Nike Canada, Dynasty Gold face ethics probe
Canada's corporate ethics watchdog is looking into whether the local affiliate of US sportswear giant Nike and Dynasty Gold, a Canadian mining firm, benefited from using ethnic Uighur forced labor in China.
This might not sound like a big deal because the Canadian Ombudsperson for Responsible Enterprise only has investigative powers and can recommend prosecution. Dynasty Gold called the allegations “totally unfounded,” and Nike argued that the complaint has "factual inaccuracies."
Still, the probe might have two geopolitical ramifications.
First, it happens amid a rather icy phase in Canada-China ties. Beijing will not be happy with Ottawa about the investigation — although the Chinese are used to playing defense over their treatment of Uighurs, which most Western governments say are often "employed" as modern-day slaves by the ruling Communist Party.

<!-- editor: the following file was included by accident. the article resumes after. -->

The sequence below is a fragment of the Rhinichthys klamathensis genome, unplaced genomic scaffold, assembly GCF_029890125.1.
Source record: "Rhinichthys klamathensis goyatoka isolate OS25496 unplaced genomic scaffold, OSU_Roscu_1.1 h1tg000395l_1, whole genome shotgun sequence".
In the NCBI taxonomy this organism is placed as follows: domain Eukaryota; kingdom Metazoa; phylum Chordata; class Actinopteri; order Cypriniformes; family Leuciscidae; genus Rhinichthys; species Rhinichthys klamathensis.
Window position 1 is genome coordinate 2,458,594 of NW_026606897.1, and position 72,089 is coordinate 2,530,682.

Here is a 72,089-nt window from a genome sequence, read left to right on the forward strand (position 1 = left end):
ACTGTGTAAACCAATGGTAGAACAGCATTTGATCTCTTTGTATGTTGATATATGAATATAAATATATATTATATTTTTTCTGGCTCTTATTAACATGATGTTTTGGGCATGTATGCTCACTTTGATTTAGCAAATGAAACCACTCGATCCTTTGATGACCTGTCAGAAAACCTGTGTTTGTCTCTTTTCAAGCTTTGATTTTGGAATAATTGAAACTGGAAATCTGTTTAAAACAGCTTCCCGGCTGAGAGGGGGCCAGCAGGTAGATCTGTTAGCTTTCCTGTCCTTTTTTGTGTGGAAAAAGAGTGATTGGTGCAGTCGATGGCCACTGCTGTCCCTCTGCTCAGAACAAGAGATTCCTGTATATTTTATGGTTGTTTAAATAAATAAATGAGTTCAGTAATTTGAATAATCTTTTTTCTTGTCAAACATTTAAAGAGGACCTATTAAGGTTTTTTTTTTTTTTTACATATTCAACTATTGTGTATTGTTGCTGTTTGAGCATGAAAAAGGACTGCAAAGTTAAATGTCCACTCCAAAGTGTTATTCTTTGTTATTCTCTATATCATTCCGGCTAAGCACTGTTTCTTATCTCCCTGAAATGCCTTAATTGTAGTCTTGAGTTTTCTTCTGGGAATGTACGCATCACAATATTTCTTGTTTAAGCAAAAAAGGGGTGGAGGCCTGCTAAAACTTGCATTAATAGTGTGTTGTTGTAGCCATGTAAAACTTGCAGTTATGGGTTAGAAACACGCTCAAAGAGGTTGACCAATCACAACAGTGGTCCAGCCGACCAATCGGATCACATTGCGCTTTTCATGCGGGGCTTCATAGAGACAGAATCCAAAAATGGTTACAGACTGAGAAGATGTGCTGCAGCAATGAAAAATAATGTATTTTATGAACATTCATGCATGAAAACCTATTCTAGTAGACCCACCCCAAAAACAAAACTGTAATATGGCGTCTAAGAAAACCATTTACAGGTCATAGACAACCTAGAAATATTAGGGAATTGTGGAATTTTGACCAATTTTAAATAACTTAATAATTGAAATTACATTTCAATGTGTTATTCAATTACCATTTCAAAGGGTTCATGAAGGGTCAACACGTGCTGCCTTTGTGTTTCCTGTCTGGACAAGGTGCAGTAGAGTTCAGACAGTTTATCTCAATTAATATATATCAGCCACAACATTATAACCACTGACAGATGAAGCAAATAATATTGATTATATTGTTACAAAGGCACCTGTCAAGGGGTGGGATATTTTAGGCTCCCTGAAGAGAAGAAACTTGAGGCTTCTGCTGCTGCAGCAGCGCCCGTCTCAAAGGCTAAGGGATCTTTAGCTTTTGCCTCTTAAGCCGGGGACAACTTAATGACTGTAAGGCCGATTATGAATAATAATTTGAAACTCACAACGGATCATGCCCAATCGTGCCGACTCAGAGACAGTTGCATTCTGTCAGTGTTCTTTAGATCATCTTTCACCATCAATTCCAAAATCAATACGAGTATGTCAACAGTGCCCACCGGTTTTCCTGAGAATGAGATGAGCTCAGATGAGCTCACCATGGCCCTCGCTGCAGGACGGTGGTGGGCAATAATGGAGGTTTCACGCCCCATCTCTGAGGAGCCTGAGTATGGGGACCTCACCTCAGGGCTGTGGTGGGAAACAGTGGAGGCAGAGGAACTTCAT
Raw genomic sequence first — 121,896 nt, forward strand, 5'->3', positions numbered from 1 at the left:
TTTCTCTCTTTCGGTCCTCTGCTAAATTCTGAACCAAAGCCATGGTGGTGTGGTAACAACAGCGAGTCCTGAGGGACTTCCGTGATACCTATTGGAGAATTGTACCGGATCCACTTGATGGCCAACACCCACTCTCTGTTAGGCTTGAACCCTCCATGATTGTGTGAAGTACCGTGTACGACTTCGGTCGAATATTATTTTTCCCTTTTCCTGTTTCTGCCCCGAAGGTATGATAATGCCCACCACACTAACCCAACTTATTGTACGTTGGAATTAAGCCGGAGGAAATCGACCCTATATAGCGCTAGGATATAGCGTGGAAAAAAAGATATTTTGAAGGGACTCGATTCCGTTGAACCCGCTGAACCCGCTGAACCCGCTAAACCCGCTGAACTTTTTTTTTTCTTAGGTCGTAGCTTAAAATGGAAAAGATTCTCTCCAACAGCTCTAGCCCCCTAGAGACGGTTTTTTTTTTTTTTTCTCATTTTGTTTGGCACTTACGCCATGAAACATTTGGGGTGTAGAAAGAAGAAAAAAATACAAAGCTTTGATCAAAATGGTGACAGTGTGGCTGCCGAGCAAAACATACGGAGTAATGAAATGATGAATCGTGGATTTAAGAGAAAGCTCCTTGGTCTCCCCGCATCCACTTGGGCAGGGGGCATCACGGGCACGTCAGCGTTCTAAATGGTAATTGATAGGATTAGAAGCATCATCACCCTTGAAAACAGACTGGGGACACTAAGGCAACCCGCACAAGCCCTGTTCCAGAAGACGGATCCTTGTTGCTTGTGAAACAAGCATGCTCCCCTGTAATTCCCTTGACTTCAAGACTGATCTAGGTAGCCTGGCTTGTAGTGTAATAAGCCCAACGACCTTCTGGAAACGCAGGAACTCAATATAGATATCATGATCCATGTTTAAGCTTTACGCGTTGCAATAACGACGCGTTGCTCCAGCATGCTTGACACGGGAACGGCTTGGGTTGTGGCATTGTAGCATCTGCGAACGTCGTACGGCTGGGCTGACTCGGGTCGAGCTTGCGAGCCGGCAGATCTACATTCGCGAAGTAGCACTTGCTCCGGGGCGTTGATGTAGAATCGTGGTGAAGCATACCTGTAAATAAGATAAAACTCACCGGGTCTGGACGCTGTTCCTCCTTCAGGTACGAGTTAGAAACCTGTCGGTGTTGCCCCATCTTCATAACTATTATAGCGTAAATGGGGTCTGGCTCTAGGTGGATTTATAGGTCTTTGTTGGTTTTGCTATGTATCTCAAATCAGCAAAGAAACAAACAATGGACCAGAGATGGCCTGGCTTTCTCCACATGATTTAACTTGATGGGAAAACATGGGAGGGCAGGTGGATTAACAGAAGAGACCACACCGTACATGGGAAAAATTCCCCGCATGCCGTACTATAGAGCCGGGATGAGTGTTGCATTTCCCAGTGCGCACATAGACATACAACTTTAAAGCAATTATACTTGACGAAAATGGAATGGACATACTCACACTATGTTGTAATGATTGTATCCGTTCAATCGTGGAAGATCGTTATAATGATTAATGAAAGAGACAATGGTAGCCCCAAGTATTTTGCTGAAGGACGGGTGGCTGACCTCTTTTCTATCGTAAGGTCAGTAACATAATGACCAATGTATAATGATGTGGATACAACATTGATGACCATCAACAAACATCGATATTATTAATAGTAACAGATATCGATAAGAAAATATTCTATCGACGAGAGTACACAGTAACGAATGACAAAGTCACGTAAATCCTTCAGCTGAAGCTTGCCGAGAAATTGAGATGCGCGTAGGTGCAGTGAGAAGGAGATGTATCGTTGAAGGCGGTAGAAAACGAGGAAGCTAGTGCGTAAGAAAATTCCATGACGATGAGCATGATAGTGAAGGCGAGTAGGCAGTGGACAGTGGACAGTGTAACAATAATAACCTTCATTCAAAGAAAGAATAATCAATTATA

Second, the proceedings will be closely watched in the US, where in late 2020 Nike was among a handful of big companies that lobbied against Congress passing the Uighur Forced Labor Prevention Act. The bill, signed into law in December 2021 by President Joe Biden, bans the import of goods when there is "reasonable evidence" they were produced with Uighur forced labor in China's northwestern Xinjiang region.
So far, US customs authorities have only seized some Chinese imports under the new law. But if the Canadian complaint eventually yields sufficient proof, the Biden administration might face bipartisan pressure to do more to enforce the law right when Biden wants to lower the temperature with Beijing.